Humans are the greatest ecosystem engineers. We’ve already altered most of the world’s land surface through mining, agriculture and urban development; we’ve modified marine ecosystems through introduced species, commercial fishing and shipping infrastructure; chemical pollutants from our greywater entering waterways are creating inter-sex fish; and light pollution from our cities, and even from ski-runs, is altering behaviour, reproduction and circadian rhythms of resident wildlife.
Now even the mere sound of our existence is reworking Nature. Noise pollution from development, airports, mining, and road traffic has always been an issue, not just as an annoyance to our own communities, but as a threat to nearby wildlife. Animals and birds can abandon their habitats through fright, or be driven out because the human-made noise makes it too difficult for them to find food or mates. Many birds and even whales have been forced to change the volume, sound frequency or timing of their calls to ensure they are heard above the din of human existence.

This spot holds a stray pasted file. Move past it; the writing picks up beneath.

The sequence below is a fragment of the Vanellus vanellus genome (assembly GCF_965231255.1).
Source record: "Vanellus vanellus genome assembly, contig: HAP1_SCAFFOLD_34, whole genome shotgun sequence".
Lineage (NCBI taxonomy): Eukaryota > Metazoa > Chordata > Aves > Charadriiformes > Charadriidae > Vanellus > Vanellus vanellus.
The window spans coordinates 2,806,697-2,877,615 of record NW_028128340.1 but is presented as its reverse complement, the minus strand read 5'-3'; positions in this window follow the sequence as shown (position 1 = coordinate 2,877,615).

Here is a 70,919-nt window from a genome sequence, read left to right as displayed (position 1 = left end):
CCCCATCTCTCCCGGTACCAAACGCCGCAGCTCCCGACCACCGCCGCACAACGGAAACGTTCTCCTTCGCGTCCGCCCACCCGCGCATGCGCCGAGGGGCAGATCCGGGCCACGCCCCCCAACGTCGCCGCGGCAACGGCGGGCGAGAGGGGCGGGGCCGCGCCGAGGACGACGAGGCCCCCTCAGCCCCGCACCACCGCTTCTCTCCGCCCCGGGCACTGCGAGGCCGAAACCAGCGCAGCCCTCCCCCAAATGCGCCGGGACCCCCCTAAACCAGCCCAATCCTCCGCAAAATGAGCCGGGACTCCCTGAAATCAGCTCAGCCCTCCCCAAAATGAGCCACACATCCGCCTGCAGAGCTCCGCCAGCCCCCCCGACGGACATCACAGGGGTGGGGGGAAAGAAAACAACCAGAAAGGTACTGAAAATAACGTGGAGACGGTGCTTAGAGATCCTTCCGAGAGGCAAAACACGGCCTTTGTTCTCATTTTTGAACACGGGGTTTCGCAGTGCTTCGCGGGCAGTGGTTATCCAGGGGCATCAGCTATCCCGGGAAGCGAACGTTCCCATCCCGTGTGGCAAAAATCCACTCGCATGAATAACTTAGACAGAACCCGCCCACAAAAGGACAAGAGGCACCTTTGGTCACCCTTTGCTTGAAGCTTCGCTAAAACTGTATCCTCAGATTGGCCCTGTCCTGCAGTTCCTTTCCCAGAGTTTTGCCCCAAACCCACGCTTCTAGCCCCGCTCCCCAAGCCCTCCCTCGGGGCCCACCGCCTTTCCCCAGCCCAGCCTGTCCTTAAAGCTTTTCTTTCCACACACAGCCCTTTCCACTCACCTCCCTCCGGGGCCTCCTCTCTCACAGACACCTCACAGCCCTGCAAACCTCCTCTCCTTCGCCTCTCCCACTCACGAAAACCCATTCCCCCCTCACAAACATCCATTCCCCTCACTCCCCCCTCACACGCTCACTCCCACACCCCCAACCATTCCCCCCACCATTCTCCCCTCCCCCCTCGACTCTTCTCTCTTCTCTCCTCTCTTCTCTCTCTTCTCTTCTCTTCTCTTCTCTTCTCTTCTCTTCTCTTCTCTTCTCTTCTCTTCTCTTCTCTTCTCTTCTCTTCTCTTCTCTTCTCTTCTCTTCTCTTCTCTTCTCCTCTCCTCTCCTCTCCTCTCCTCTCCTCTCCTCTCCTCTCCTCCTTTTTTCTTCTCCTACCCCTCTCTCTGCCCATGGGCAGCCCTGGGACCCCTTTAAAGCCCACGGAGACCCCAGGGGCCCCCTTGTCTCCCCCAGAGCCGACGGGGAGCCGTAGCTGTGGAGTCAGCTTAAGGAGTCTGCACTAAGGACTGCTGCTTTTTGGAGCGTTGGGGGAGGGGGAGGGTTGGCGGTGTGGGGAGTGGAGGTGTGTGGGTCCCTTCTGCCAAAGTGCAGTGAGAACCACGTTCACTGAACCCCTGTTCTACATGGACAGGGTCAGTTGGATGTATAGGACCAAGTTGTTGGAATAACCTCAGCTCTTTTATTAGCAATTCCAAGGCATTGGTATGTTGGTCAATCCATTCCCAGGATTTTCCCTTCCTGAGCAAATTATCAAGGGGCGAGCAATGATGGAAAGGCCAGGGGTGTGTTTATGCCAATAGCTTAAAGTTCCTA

This issue has now gone to a whole new level. Some bird species that use mimic calls to attract mates have expanded their repertoire to include purely anthropogenic sounds. In Britain, blackbirds are being heard singing like ambulance sirens, cell phones, car alarms and even a reversing golf cart.
Ecologists studying the phenomenon think that it’s a reproductive strategy—female blackbirds prefer older men, so a male blackbird can prove his maturity by having a large song repertoire. Over time, this simple, localized change in behavior could have interesting repercussions for population dynamics and speciation.
What goes around comes around—humans have been directly responsible for numerous species extinctions in the past, and now we could be becoming the catalyst for the evolution of new ones.
© Manu Saunders 2010